Program

ACLS Fellowship Program , ACLS Emerging Voices Fellowships

Project

“Espiritualmente Negro”: The Construction and Performance of Spiritual Blackness Among the Puerto Rican Rastafari

Project

PhD, Anthropology, City University of New York, The Graduate Center

Department

Postdoctoral Fellow in African & African American Studies

“Espiritualmente Negro”: The Construction and Performance of Spiritual Blackness Among the Puerto Rican Rastafari

Among Puerto Rico’s Rastafari population exists a divergent construction of blackness that is spiritual and diasporic. This project examines how the Rasta community constructs, imagines and embodies blackness as a personal, political, and spiritual identity. Despite dominant constructions of race in Puerto Rico that position a number of the Rastas as non-black (a privileged categorization), they refuse this categorization in favor of choosing identification with blackness, not just as a racial but also a spiritual identity. Rastafari has influenced a number of its adherents to critique the construction of blackness and black identity formation in Puerto Rico, to instead create their own “spiritually black” expression. In doing so, they demonstrate the metaphysical nature of race, thus interrogating how race and racial identification has historically been constructed and understood.

PhD, Anthropology, City University of New York, The Graduate Center

"Dios en carne: Rastafari & the Embodiment of Spiritual Blackness in Puerto Rico"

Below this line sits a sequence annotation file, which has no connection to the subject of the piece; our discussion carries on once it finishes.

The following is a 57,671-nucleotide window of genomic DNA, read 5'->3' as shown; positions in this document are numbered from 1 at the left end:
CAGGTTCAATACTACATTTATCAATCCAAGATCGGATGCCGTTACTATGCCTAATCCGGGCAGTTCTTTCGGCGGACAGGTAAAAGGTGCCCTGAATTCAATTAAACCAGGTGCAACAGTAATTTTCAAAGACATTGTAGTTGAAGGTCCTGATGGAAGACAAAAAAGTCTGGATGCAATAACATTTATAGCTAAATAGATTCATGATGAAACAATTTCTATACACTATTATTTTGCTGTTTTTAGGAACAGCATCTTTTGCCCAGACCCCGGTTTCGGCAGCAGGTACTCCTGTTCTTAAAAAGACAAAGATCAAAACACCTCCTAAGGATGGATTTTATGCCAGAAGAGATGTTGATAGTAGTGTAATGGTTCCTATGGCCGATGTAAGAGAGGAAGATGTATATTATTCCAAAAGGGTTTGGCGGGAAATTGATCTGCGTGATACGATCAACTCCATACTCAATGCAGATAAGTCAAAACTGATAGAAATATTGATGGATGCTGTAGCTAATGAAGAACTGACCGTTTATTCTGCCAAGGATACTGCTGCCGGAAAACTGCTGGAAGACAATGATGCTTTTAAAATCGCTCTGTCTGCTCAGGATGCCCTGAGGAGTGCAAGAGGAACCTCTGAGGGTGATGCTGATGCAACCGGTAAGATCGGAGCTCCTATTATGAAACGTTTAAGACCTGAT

In my dissertation, I examine how the Rastafari community in Puerto Rico constructs, reshapes, imagines and embodies blackness as a personal, political, and ideological identity. I argue that my interlocutors refuse non-black privilege and choose blackness, an act that is understood as identification not with subjugation but with power. I consider their identification with blackness and enactment of this identity as a performance. My analysis, based on 22 months of ethnographic research, and utilizing ethnography, participant observation, and semi-structured interviews, explores how my interlocutors claim blackness as a spiritual identity. In doing so, they demonstrate the metaphysical nature of race thus complicating how race and racial identification has historically been understood. To best investigate this construction, reworking, and adoption of a spiritual blackness among Puerto Rican Rastas, I engage with the concepts of the social construction of race, identity formation and performance, and the racialization of religion.